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Published: August 27, 2009

 
 

The Promise (and Perils) of Open Collaboration

Two Movements in Time

Both quality management and open source were developed outside the corporate mainstream by pioneers who couched their missions in ethical and economic terms — as vehicles for simultaneous improvement of the integrity of the company and its bottom line. W. Edwards Deming, the leading exponent of the quality movement, was a self-employed statistician and a consultant. Deming inspired reverence among workers and engineers, but he often evoked impatience — even rage — among executives by publicly criticizing corporate practices. Nonetheless, his precepts were adopted by key members of the establishment, because they produced results. Deming’s followers included former Ford CEO Donald Petersen, who based the automaker’s turnaround during the early 1980s on Deming’s teachings.

Similarly, the earliest open source projects, such as Linux, were launched outside the corporate realm by thousands of self-organized engineers and computer science academics with a passion for collaboration and free software. Some of them, explicitly styling themselves as software iconoclasts and hackers, rebelled against the idea of proprietary intellectual property and the corporate profit motive. Then, in the mid-1990s, open source was embraced by such companies as IBM, which recognized it as a means of achieving unprecedented product quality and productivity increases. Thus began IBM’s transformation from a symbol of buttoned-up inwardness to champion of outward collaboration.

The open collaboration movement still draws directly on the open source values of knowledge sharing. Procter & Gamble, for example, relies on sophisticated social networking systems designed to make connections between in-house and outside sources of expertise. The collaborative model has enabled P&G to dramatically expand the number of its partnerships, licensing agreements, and technology purchases, which has in turn helped it unleash a steady stream of profitable innovations — with success rates up to three times as high as in the past.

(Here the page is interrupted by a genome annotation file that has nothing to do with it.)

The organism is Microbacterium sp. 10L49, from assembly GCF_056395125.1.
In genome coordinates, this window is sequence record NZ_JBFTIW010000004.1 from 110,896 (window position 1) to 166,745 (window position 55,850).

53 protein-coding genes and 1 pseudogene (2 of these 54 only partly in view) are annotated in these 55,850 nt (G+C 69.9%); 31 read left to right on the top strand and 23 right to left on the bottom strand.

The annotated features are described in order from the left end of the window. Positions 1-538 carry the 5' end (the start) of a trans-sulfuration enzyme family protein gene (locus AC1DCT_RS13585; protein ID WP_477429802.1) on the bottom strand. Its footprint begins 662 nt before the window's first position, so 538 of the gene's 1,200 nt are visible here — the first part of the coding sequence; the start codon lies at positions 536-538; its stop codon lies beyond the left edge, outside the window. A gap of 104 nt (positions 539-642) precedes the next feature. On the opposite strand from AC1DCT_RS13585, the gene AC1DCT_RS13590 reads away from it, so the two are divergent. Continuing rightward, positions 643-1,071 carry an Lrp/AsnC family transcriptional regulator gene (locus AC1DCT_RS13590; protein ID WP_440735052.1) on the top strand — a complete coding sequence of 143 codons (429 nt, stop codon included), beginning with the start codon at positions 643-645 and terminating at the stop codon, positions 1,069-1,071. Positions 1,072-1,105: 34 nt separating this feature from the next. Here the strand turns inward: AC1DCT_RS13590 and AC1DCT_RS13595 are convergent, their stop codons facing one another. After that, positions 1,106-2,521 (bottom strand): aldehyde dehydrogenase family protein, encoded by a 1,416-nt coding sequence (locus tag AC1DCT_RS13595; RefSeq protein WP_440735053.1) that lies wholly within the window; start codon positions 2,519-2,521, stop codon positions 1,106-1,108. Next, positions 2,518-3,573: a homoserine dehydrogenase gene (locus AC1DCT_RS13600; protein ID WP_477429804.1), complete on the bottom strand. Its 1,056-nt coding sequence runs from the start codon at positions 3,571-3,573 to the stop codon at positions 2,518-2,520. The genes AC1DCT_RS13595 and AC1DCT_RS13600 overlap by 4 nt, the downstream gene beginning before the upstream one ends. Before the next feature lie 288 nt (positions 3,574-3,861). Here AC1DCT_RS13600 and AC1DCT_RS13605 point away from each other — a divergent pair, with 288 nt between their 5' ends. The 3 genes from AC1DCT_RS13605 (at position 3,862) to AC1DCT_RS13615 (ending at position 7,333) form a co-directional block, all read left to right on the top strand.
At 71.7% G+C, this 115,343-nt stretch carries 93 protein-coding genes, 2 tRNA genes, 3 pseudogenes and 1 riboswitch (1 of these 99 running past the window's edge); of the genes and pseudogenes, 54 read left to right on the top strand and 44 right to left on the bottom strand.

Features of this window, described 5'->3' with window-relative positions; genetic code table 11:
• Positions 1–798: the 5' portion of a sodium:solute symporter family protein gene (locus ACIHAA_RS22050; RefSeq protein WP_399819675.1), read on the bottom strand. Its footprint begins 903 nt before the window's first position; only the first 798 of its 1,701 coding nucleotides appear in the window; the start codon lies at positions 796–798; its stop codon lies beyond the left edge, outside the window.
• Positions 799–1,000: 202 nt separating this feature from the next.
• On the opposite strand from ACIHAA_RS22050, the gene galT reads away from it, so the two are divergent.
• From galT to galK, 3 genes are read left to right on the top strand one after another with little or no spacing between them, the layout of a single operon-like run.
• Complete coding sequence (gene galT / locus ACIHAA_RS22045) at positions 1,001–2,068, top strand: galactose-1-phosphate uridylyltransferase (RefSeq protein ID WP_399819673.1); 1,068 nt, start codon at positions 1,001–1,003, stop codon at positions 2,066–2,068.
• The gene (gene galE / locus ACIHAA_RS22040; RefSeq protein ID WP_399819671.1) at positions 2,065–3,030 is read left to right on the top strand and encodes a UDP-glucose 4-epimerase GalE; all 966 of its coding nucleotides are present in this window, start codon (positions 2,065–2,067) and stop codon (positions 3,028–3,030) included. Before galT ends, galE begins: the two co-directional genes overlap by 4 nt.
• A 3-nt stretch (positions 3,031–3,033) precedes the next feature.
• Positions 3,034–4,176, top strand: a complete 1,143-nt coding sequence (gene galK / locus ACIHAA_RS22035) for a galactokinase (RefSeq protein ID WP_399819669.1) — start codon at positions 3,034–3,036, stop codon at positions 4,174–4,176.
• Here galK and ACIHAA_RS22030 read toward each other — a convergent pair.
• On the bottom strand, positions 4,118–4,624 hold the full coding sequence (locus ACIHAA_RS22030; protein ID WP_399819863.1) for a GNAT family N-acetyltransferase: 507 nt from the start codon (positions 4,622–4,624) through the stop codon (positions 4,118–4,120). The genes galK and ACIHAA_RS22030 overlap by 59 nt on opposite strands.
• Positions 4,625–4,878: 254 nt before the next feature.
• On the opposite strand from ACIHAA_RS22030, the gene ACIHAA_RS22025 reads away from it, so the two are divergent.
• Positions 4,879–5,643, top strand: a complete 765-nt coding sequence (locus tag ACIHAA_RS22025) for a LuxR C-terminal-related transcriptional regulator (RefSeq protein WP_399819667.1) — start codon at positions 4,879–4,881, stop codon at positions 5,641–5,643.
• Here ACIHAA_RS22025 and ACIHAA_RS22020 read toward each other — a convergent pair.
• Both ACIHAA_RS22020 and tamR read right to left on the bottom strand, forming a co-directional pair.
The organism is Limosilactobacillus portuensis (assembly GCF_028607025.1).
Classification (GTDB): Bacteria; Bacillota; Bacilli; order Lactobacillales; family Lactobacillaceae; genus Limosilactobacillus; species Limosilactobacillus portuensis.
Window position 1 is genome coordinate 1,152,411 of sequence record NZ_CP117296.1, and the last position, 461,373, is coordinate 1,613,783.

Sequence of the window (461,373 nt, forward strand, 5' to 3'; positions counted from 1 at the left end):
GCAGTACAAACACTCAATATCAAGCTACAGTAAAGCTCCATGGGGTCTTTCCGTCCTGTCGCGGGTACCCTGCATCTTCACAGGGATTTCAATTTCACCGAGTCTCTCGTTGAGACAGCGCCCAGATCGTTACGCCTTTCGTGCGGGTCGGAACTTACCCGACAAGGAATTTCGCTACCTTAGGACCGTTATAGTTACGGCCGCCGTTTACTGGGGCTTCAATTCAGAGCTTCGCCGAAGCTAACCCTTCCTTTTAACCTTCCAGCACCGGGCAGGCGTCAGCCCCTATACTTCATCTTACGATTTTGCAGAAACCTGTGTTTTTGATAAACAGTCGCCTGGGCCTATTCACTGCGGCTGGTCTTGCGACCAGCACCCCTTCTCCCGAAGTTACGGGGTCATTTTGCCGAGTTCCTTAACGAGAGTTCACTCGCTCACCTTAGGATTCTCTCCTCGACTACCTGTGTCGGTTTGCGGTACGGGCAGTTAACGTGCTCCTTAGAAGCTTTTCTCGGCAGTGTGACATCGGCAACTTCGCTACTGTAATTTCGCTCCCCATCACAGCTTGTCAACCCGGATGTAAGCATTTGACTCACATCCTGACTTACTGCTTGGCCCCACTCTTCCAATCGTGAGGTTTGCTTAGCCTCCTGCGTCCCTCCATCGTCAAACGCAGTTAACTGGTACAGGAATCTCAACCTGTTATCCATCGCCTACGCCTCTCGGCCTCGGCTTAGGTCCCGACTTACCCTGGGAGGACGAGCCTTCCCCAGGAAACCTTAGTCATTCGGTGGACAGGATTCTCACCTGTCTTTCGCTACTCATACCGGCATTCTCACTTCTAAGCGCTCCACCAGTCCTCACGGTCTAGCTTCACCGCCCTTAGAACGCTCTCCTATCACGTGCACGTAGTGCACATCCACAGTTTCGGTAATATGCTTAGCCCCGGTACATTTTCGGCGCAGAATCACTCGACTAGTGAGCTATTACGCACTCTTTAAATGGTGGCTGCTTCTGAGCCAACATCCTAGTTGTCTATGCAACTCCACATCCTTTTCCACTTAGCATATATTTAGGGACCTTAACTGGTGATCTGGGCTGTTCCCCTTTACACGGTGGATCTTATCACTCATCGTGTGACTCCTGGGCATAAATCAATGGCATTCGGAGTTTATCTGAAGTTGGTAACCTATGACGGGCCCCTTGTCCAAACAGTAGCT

Today, practitioners of open collaboration are picking up, in some ways, where the quality movement left off. They are working to tap the knowledge and creativity of a broad range of constituents, including employees and suppliers. In the process they are also rethinking their organizational structures and systems. Most important, at the core of both the quality and open collaboration movements (and sometimes it’s unclear where one leaves off and the other begins) are the values of trial-and-error learning, open communication, and systems thinking. Both movements recognized that employees — given the right tools, training, and management environment — are in the best position to do the analysis needed for meaningful improvement and innovation.

Open collaboration is already facing the same formidable barriers that held back the quality movement, especially in traditional companies. The persistence of hierarchical thinking, particularly a reliance on experts rather than the expertise of knowledgeable employees at all levels, can undermine any open collaboration effort. Also, although much of the publicity around the movement has focused on finding outside ideas through joint ventures and partnerships, it can be far more difficult, and more important, to cultivate and tap in-house creativity. Executives in many Western companies have never been comfortable soliciting the opinions of employees — especially rank-and-file workers — in any systematic way. And few companies have been willing to make the long-term commitment that quality management entails, including the training of both employees and suppliers in such areas as statistical methods and problem solving. The same is likely to be true for open collaboration.

Perhaps if we can learn from history, we won’t be condemned to repeat it. Here are seven key strategies that the pioneers of open collaboration have used to succeed in facing these obstacles, along with relevant perspectives from the quality movement.

1. Craft a leadership message. At a time when responsibility for quality improvement was ghettoized in manufacturing, W. Edwards Deming insisted that quality was the job of the CEO, and he typically refused to work for a company unless the CEO met with him regularly and developed a company-wide quality strategy. In addition to Ford’s Petersen (CEO from 1985 to 1990), Deming maintained a close relationship with Toyota senior management from the 1950s until his death in 1993.

 
 
 
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